Fortunately for Mexic-Arte, the president of the firm building at Fourth & Congress, Civetas Investments' Will Wynn, is a big fan of the museum. He and his partners continue to work on a transaction that will allow Mexic-Arte to remain at Fifth & Congress.
"We've stepped back from the actual proposal that was in front of council last month," says Wynn. "We're now working on several fronts to come up with a new transaction that works for everybody: the city, Mexic-Arte, and us. Right now it's sort of a three-legged stool. I'm really encouraged that everyone involved is showing a lot of flexibility." That flexibility has given Wynn numerous options on the development rights of the high-rise. The final structure could be built over the museum or designed around it. "We can put those development rights, that square footage, anywhere on the site that we want, within reason. So now it's a matter of choosing where on the site that square footage goes."
According to Joe Canales of the city manager's office, the initial price tag of $2 million has also been relaxed, being used instead as a "working figure." "It's been much more flexible," explains Canales. "It's still very much in the air." So far, no one, including Canales, will go on record with a specific dollar figure to which the city will commit.
One factor coming into play is the age of the building, which was built in the late 1800s. It cannot be easily torn down because of potential intervention from the Texas Historical Commission. Again, Canales could not get into specifics. However, the building's age contributes to another big money issue facing the Mexic-Arte expansion project: the cost of the extensive renovation required to bring the upper floors of the building up to safety codes. When Mexic-Arte first moved into the building, the upper floors were used by the museum and renters for performances and exhibits. Then the city declared them unstable. Mexic-Arte would require another $2 million for renovation. That, combined with the purchase price, was putting the cost of the facility at around $181 per square foot -- a little steep compared to downtown's current average of $150 per square foot.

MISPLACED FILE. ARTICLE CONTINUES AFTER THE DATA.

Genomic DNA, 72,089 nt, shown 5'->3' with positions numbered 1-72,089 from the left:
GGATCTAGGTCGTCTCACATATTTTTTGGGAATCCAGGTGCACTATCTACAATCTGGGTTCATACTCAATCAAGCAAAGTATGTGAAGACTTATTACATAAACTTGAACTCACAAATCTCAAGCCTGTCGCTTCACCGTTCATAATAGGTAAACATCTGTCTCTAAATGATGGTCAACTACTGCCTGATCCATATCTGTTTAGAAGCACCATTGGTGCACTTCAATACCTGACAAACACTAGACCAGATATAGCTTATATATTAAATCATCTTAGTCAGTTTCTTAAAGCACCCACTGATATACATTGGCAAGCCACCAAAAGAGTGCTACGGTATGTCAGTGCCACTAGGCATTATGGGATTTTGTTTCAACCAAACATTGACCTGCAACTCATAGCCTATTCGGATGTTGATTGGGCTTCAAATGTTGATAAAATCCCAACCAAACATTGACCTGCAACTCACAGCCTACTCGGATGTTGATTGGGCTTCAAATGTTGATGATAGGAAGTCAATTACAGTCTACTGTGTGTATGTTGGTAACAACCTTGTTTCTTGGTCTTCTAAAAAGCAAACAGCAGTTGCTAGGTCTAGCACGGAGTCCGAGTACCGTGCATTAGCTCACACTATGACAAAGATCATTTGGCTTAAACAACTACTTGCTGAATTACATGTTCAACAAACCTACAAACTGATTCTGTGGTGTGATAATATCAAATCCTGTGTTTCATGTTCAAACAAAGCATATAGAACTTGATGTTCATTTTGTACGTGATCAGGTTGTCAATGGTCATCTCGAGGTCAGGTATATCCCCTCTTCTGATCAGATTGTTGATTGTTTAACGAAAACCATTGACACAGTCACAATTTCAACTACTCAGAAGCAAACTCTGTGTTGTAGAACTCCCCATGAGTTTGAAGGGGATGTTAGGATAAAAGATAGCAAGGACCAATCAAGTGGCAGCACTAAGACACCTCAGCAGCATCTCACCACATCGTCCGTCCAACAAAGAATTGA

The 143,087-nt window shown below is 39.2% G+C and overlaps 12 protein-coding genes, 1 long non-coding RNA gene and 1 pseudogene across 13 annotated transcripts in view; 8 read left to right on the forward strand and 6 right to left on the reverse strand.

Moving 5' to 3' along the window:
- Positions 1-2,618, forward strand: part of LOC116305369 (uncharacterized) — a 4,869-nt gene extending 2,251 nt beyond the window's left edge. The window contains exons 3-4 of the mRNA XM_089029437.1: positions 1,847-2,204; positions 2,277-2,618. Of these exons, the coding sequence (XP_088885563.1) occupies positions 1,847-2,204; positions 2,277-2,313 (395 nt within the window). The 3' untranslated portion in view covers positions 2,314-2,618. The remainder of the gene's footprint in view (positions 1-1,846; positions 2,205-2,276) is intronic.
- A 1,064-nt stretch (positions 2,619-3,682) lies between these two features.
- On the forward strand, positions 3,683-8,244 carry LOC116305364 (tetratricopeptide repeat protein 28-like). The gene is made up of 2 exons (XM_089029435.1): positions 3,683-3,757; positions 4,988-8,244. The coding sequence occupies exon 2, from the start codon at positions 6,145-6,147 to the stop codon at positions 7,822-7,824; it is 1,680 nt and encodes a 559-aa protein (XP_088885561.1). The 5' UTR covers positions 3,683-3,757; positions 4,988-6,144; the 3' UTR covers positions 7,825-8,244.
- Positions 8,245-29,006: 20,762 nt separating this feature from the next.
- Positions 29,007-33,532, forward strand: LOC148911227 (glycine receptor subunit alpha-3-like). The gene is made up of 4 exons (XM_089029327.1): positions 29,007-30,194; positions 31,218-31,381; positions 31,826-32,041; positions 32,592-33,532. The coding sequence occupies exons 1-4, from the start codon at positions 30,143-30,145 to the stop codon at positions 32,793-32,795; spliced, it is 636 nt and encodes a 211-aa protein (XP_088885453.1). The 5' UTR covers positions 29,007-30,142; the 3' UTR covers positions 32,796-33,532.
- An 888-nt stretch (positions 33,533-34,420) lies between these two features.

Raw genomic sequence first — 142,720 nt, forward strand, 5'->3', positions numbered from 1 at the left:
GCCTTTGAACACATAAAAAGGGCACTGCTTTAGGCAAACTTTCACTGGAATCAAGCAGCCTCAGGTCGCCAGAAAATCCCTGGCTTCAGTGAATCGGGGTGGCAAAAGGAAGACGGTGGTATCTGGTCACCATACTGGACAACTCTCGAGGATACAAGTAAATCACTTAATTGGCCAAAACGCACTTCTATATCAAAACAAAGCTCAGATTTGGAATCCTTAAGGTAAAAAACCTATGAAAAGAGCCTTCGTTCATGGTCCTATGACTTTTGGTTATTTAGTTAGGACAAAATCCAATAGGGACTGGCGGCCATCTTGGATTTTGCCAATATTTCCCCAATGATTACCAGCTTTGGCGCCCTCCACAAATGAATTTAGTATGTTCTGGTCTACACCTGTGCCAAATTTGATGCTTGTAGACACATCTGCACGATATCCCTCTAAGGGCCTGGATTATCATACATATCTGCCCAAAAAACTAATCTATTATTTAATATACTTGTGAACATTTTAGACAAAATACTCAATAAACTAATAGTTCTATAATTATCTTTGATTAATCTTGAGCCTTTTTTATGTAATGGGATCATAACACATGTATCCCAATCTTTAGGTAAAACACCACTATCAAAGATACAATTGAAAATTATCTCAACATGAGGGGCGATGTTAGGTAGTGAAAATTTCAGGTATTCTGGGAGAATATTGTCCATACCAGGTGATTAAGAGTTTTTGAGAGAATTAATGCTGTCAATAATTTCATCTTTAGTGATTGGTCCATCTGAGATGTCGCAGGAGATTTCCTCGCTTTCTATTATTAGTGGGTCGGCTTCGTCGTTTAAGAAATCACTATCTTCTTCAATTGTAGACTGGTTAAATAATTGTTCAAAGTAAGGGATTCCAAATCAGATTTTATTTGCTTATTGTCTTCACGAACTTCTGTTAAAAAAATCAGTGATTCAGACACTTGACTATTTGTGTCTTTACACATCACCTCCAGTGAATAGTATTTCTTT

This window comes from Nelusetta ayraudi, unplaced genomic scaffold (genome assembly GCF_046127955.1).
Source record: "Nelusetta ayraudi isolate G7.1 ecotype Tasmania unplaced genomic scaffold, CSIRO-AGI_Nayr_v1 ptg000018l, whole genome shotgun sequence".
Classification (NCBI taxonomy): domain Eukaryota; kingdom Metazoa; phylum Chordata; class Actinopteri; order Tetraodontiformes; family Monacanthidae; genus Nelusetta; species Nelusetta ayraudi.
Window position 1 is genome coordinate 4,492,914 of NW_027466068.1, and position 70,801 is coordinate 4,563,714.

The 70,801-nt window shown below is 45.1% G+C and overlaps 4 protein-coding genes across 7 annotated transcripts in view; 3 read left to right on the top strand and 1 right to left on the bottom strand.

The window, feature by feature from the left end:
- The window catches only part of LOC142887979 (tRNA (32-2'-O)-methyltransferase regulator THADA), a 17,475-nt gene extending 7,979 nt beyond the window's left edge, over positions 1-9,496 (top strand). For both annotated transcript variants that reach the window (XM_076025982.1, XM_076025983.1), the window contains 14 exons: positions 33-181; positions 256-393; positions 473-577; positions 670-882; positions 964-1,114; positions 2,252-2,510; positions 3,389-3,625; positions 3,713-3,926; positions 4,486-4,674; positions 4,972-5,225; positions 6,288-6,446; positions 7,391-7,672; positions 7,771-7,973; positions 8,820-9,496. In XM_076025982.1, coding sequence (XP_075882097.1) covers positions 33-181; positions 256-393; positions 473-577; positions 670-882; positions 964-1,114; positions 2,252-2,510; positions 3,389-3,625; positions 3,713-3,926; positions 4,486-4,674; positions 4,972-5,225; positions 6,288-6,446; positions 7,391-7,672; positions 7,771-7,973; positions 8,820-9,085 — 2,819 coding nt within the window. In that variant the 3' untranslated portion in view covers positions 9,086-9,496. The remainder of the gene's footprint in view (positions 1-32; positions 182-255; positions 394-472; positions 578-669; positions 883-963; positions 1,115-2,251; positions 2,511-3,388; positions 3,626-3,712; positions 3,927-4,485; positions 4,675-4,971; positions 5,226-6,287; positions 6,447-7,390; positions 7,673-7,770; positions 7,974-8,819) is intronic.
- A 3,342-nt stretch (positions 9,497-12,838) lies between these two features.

This situation also creates a bit of a Catch-22. To secure major donors to fund the renovation, it is important for the museum to be permanent. But Mexic-Arte's permanence in the current building won't be secure unless it can fund the renovation. The difficulty in securing donors has led Mexic-Arte to retain the services of philanthropic consultants Dini Partners. The results so far have been positive. Recently, a private reception was hosted by Joe and Teresa Lozano Long (the folks behind the $25 million gift for the Palmer Auditorium renovation) so that prominent members of the Latino community could meet and network with the museum in its bid for funds. Rumor has it that certain donors may simply step forward and donate the entire purchase price for the building. "Ultimately, [Mexic-Arte] would like to own the building," says Canales. "That's one option they had asked for: help with the purchase until they could get off the ground and acquire funds. But we still don't have a final proposal to work with."